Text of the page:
This wasn’t written by tripped-out tree-hugging Zen Juddhist ecstatic hippies, but by two well-respected tenured physicists at UC  (admittedly, it is Santa Cruz, but nonetheless…). Their book, published by the well-respected Oxford University Press, chronicles how orthodox physics has suppressed those enigmatic but unavoidable conclusions of quantum mechanics. And the most disturbing of these enigmas is the conspiracy between human consciousness and the way it binds our reality to the spookiness of the quantum level. Once things including human things, interact with quantum weirdness, it is entangled with it. And, by the way, everything in the universe interacts.

These aren’t just mystic metaphors  They are the serious and real, if often censored, consequences of quantum physics. They troubled Einstein and generations of brilliant physicists since, but experimental evidence shows they are incontrovertible.
The science that studies how quantum mechanics breaches the wall of biology is called Quantum Biology. One of the known ways that behavior in our natural, observable world is actually produced by quantum events is the navigation of birds. Another is photosynthesis. A third is enzymatic reactions, including those that transform the nature of one organic substance into another, like milk into cheese via rennet, or juice into wine via yeast, or flour and water into bread, also via yeast.  These have rituals attached to them in many cultures. But in Judaism, the metaphysics of their physics (or organic chemistry) is revealed, if we read it through this lens, by the halacha attached to them: cheese, wine, bread.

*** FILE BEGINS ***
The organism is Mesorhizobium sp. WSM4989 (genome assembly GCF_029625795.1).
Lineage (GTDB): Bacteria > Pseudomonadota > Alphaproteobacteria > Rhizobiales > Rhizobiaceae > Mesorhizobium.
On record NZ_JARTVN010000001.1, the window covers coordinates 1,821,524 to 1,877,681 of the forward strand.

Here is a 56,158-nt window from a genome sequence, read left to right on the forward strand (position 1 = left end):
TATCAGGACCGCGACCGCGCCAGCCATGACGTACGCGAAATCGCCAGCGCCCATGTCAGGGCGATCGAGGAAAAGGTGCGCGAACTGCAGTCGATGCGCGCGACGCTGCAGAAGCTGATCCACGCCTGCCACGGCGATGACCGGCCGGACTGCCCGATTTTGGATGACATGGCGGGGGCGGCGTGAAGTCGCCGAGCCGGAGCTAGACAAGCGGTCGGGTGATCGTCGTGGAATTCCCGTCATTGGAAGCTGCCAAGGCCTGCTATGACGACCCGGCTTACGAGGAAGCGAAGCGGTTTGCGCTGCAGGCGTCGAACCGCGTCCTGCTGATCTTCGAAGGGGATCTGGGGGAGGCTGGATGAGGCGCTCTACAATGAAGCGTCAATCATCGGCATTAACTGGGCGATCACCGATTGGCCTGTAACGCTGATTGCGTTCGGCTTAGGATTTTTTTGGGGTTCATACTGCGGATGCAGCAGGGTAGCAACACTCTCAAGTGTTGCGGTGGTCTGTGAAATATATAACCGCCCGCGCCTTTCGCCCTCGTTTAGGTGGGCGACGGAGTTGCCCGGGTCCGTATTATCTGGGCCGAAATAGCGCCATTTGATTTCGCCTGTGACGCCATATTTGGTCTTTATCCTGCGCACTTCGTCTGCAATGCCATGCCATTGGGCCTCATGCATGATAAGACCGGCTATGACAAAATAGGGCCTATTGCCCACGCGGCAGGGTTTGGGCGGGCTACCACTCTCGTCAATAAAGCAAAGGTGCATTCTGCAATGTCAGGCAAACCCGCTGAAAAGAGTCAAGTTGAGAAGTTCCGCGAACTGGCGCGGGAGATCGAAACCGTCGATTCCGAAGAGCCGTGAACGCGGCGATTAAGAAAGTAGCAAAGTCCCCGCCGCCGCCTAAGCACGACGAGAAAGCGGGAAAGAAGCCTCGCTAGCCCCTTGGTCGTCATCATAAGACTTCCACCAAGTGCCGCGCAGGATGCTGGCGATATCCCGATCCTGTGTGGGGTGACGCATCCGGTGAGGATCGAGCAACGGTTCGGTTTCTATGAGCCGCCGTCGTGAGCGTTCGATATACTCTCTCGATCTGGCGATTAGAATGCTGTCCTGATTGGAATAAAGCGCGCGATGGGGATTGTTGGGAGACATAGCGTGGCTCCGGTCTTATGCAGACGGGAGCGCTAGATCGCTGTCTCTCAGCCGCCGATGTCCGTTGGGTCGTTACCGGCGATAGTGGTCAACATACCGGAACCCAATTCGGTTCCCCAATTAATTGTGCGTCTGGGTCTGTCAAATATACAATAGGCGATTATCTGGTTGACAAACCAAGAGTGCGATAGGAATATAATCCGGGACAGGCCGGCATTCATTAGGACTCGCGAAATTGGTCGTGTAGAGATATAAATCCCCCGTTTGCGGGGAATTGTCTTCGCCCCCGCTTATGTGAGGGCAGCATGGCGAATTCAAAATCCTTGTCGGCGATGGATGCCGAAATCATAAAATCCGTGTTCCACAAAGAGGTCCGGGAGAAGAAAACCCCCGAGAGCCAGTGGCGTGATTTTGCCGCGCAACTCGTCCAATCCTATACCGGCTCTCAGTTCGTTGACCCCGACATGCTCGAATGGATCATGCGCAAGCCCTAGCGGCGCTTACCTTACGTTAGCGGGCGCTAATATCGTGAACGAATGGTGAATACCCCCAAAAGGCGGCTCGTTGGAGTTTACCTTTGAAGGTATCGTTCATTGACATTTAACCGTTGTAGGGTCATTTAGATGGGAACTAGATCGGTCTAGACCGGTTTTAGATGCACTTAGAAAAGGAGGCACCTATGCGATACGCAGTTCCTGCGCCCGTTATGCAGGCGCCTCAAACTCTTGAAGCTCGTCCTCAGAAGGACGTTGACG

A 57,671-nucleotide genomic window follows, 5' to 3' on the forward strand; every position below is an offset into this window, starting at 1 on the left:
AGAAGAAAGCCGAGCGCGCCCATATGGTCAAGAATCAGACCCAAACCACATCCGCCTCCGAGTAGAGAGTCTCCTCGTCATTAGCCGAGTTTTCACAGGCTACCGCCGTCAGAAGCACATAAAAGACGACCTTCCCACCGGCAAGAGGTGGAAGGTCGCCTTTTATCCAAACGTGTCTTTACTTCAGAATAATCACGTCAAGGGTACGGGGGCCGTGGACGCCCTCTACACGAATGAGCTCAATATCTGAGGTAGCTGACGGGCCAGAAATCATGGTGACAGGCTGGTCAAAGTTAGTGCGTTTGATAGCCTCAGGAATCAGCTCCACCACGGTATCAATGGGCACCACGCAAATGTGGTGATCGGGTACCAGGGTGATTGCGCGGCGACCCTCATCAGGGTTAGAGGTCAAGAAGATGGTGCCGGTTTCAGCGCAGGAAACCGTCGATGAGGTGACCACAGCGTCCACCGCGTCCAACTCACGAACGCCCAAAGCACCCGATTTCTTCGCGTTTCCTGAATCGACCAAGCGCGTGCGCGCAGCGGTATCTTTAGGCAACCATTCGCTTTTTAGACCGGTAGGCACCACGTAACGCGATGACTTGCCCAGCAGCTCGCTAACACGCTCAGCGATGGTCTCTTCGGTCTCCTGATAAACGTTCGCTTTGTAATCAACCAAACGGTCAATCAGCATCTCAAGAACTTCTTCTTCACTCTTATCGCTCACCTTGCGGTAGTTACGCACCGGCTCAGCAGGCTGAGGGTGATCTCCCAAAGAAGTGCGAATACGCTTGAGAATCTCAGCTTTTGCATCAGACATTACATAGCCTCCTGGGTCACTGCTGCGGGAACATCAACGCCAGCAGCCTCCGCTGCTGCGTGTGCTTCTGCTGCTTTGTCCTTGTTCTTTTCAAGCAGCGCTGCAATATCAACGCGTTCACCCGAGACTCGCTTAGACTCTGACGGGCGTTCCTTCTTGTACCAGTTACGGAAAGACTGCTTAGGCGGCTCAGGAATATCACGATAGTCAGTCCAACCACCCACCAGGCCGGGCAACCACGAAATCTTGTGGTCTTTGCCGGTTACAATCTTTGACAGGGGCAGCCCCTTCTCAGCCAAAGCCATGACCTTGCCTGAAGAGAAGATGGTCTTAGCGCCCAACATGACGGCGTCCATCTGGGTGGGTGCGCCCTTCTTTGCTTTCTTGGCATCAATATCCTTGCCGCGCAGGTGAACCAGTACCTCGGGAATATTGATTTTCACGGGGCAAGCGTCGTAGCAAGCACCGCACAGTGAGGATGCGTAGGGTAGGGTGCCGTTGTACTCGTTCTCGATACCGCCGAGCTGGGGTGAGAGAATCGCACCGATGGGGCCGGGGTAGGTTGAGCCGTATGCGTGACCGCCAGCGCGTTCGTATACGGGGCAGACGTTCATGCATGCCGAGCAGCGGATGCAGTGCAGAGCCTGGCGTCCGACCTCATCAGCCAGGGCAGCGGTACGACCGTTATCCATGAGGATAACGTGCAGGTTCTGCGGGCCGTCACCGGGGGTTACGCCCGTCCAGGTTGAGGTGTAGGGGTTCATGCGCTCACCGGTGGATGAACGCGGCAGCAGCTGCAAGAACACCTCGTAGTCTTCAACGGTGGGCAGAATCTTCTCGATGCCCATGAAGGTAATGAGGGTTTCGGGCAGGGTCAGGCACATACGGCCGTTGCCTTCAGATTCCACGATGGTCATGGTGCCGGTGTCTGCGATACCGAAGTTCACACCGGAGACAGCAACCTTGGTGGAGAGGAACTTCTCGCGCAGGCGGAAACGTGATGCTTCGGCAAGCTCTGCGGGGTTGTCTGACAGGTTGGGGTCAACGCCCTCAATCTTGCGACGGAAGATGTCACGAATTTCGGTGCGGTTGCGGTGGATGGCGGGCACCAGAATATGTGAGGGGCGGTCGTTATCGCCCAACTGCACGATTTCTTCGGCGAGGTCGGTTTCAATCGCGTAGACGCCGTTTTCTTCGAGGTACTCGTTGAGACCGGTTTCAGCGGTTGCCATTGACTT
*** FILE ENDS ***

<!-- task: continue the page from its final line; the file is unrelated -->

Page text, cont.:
Another event that relies on quantum biology, and all the metaphysical implication it brings, is smell.

I always wondered why ketores is recited after the end of the Musaf amidah. It seems like such an odd and specific intrusion in the climax of the service. But Rabbi Feldman brought it all into focus by connecting the incense with chesed.  Ketores is designed to created the most beautiful, pungent, memorable, unique, and transporting scent, wafted on smoke to fill the Temple. We’re supposed to remember that Divine smell – or rehearse the rabbis’ memory of it  –  and also remember their pain at its loss. We are supposed to long for that smell as we long for the Temple, with the curious admixture of ache and inspiration, in the hope of the time when we can smell that smell again in the rebuilt Temple. Nostalgia, nostos algia, pain for home. And in the particular technical instructions for making it, we are reminded of the elaborate instructions for building the Mishkan, the Sanctuary of the Temple, in two sections of the  Torah itself. And so we are looking forward to rebuilding it.

Metaphysics in the physics (and chemistry)